The history of wet felting is well known and there are many lovely stories about how felt was discovered from the lonely prophet traversing the desert to Noah and his ark with all the animals. However, the story behind needle felting is less well known and maybe slightly more mundane.
Needle felting was invented in the 1800’s with the first patent for a needlepunch machine given in 1859. These machines were originally designed to make batting and insulation from shoddy (shredded woollen garments), slaughterhouse fibres and even from soldiers’ haircuts. It was used as an industrial method to produce a felted fabric without the usual soap and water solutions. These felting mills produced felt for a diverse collection of uses such as underlay for carpets, gaskets, dust barriers and latterly for the automobile industry producing carpets for cars. The product that we know best of all is the humble tennis ball that has a complex needle felted covering with specific aero dynamic properties. The needle felting process has been bought very much up to date with the production of Kevlar body armour and tiles for the space shuttle.
It wasn’t until the 1980’s that Eleanor and David Stanwood had moved from Sonoma County, California to Martha’s Vineyard where they worked with felt makers from Belgium who owned some of the few textile mills left that still processed wool in their carding machines. Eleanor and David wanted to make a light batting for quality quilts and comforters which they marketed under the label ‘Heartfelts’. Eleanor brought home some felting needles from one of the mills and began to use the needles to make felt in a small way. Eleanor was quite an innovative artist and she developed on from the quilts to produce scarves and wraps in this new method.
Somehow these new felting needles came to the attention of the Californian textile artist Ayala Tapai. Ayala had been given a handful of needles by a friend who also gave her a sample sized needlepunch machine from an abandoned textile mill and she happily experimented with this in her kitchen. Through Ayala the process came to the attention of Danish felt artist Birgitte Krag Hansent. Birgitte had been making sculptural felt using the wet felting method. She saw straight away the possibilities of using this method in creating three dimensional structural pieces. The process soon caught on and spread across Scandinavia. Soon trolls and fairies were popping out everywhere and the craft began to cross the North Sea to the UK. Now needle felting is almost reaching the same popularity as wet felting with some wonderful examples being found in Japan.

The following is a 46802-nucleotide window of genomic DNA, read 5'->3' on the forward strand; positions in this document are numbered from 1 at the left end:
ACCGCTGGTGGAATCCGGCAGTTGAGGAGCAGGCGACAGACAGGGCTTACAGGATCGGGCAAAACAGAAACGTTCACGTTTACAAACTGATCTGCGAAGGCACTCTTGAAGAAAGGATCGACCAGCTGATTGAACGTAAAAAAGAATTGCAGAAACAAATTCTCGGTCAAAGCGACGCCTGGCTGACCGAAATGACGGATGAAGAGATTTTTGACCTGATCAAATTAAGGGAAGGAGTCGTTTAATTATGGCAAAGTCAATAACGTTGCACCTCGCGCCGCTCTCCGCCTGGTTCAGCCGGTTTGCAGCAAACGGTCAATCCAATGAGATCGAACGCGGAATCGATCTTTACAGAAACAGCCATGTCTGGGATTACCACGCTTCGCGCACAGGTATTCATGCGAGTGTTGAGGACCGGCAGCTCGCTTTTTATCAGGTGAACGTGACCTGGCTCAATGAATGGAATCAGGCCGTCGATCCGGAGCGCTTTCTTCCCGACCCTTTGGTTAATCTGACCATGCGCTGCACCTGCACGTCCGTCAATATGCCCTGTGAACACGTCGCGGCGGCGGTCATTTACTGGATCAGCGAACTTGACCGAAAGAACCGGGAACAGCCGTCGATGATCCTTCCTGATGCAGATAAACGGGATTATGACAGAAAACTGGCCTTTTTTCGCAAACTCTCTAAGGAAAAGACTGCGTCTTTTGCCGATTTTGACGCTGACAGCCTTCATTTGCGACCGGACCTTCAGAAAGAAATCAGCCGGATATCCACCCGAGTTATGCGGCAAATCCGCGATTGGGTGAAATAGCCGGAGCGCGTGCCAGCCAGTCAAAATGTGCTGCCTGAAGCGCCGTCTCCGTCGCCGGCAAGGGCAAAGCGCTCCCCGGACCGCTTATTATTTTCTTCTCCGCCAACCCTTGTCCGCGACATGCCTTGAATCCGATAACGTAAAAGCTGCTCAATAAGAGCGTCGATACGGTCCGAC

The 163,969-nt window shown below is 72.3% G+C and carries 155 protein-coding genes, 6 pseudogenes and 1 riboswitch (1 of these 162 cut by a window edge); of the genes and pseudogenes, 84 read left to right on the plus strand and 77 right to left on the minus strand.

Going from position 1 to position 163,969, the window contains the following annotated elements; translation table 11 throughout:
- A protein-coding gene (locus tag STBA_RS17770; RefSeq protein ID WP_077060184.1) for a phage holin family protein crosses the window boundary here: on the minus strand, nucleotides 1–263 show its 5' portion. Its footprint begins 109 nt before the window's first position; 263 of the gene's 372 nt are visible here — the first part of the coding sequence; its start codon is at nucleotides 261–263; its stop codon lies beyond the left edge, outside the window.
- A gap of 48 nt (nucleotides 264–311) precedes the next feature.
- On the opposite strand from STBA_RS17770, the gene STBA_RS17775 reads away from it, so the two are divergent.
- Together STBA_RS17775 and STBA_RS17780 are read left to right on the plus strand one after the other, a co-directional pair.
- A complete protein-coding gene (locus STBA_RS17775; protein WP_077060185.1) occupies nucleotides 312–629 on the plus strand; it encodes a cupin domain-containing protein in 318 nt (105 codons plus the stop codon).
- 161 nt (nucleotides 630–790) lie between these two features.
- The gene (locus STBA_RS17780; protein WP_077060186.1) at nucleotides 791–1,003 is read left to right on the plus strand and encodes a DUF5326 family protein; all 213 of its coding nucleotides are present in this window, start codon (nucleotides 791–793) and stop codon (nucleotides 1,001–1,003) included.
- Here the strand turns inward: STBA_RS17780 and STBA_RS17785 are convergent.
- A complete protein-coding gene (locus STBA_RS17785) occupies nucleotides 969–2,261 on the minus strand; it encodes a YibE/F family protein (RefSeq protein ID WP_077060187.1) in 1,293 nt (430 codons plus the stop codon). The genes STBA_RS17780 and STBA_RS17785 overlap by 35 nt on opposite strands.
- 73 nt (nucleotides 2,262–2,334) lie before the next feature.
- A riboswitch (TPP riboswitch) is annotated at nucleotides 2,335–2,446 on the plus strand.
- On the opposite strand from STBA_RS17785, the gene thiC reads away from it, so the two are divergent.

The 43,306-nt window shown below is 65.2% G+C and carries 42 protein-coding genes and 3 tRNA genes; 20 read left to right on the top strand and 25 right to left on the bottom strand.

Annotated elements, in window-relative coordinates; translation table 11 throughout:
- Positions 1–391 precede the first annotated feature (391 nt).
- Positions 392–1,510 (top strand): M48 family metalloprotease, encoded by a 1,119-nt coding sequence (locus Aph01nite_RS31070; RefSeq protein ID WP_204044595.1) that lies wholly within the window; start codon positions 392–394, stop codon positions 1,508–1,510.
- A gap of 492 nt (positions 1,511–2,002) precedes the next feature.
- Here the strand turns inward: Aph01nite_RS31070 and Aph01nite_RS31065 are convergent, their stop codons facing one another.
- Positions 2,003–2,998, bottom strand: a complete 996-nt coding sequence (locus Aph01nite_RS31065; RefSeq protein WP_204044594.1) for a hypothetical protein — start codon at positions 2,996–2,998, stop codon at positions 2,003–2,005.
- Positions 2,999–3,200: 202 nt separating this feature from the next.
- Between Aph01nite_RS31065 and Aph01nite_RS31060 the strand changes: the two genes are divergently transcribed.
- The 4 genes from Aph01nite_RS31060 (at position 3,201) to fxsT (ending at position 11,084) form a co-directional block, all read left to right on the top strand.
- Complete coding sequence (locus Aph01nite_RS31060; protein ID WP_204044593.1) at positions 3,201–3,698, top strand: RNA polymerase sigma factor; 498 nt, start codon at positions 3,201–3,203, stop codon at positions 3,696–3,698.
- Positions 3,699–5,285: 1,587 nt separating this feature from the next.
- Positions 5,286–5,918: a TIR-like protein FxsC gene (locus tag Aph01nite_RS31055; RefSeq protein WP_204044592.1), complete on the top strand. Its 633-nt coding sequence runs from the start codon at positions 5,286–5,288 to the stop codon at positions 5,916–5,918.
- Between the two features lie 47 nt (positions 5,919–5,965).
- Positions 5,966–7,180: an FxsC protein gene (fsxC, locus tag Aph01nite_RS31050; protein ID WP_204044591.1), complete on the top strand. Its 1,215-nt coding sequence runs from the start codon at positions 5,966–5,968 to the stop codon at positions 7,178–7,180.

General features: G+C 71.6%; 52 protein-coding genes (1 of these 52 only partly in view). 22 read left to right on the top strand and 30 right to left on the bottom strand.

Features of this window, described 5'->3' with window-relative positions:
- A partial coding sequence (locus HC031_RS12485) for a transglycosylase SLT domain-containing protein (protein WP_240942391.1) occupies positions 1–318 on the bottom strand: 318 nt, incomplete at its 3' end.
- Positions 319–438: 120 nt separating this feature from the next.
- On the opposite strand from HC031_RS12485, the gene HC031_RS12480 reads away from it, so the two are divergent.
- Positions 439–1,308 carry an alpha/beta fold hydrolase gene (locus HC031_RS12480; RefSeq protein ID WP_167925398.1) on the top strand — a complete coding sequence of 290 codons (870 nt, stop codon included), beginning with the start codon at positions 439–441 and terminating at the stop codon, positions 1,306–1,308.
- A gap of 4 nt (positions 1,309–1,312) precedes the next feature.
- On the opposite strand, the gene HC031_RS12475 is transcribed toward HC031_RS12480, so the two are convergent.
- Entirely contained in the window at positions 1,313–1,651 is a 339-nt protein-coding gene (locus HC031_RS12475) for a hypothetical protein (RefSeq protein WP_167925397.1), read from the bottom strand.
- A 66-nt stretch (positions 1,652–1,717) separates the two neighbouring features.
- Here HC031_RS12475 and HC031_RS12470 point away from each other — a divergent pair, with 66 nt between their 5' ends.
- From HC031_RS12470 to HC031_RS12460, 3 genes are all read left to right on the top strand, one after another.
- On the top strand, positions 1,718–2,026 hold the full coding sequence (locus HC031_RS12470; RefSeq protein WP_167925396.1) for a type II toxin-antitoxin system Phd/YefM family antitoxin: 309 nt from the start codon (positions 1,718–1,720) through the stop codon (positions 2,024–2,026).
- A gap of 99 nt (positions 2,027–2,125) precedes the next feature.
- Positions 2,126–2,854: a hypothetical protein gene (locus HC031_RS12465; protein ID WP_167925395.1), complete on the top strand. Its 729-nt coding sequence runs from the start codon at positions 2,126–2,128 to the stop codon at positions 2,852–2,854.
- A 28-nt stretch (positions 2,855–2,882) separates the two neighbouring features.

There are numerous ways to start needle felting. The embellishing machine is one where the normal sewing machine needles are replaced by a ring of felting needles. This is good for flat felt or embellishing clothing but for three dimensional felt a felting needle held in a holder is the only solution. Felting needles come in a variety of sizes for use with different fibres and differing applications. The sizes range from 32 gauge for coarser fibres to 40 gauge for the fine detail. There are also reverse needles for creating a nap on the surface of the felt. The needle holders also range from a holder for one needle to multiple needles and some with storage space in the handle for spare needles.
My relationship with needle felt happened by accident. Having been a wet felting practitioner for about fifteen years I attended a needle felting workshop held by my Region 4 group. We had the delightful Anna Sargent trying to take us through the steps of dry felting as we all attempted to make a leprechaun face. I took an instant dislike to the craft and vowed there and then never to pick up a felting needle again.
Jump forward a few years and I had moved back to London from my home in the Cotswolds. My house had been let out while I was gone ‘up country’ and now, eight years later my London home was in a serious need of some TLC. I renovated the house from top to bottom priding myself on making sure I had sealed up every crack in the walls and skirting boards so that the draught wouldn’t come in as it had previously. Some weeks later after the builders had finally gone I was sitting in my kitchen enjoying the peace and quiet of a world without workmen. I noticed what I thought was an old sock on the floor, which moved as I stared at it. It was a mouse! Where had it come from? I tracked the hole down to where an old gas pie had once been and with the help of my husband, removed the mouse to the green pastures of Hampstead Heath, just across the road from me. It had been a very sweet mouse and it stayed in my head. Next thing I knew I had got out the felting needle I had promised myself never to pick up again and, almost like automatic writing, I was creating my own little mouse and gave him the name of Mortimer.
Now, Mortimer and I have a wonderful relationship and he has been joined by a whole menagerie and although I still love to make felt in the traditional way needle felting has taken me to some great places. I now teach regularly for the WI at Denman College in Oxfordshire, at Ardington School of Crafts also in Oxfordshire and Missenden School of Creative Arts as well as Craft Schools and museums around the country. I run workshops and give talks for Guilds such the Embroiderers’ Guild and the Spinners and Weavers Association. I do special commissions and have just finished some items for a Christmas catalogue photo shoot for an online Children’s clothes company.
My shed in the garden is my work place. My husband banished me out there as he said the house was filling up with fluff. So, I sit in my lovely insulated shed with my computer and telephone, listening to a thriller on the radio and needling away happily. I love what I do and as long as these old hands of mine can hold a felting needle I will continue, after all Mortimer will always need more friends.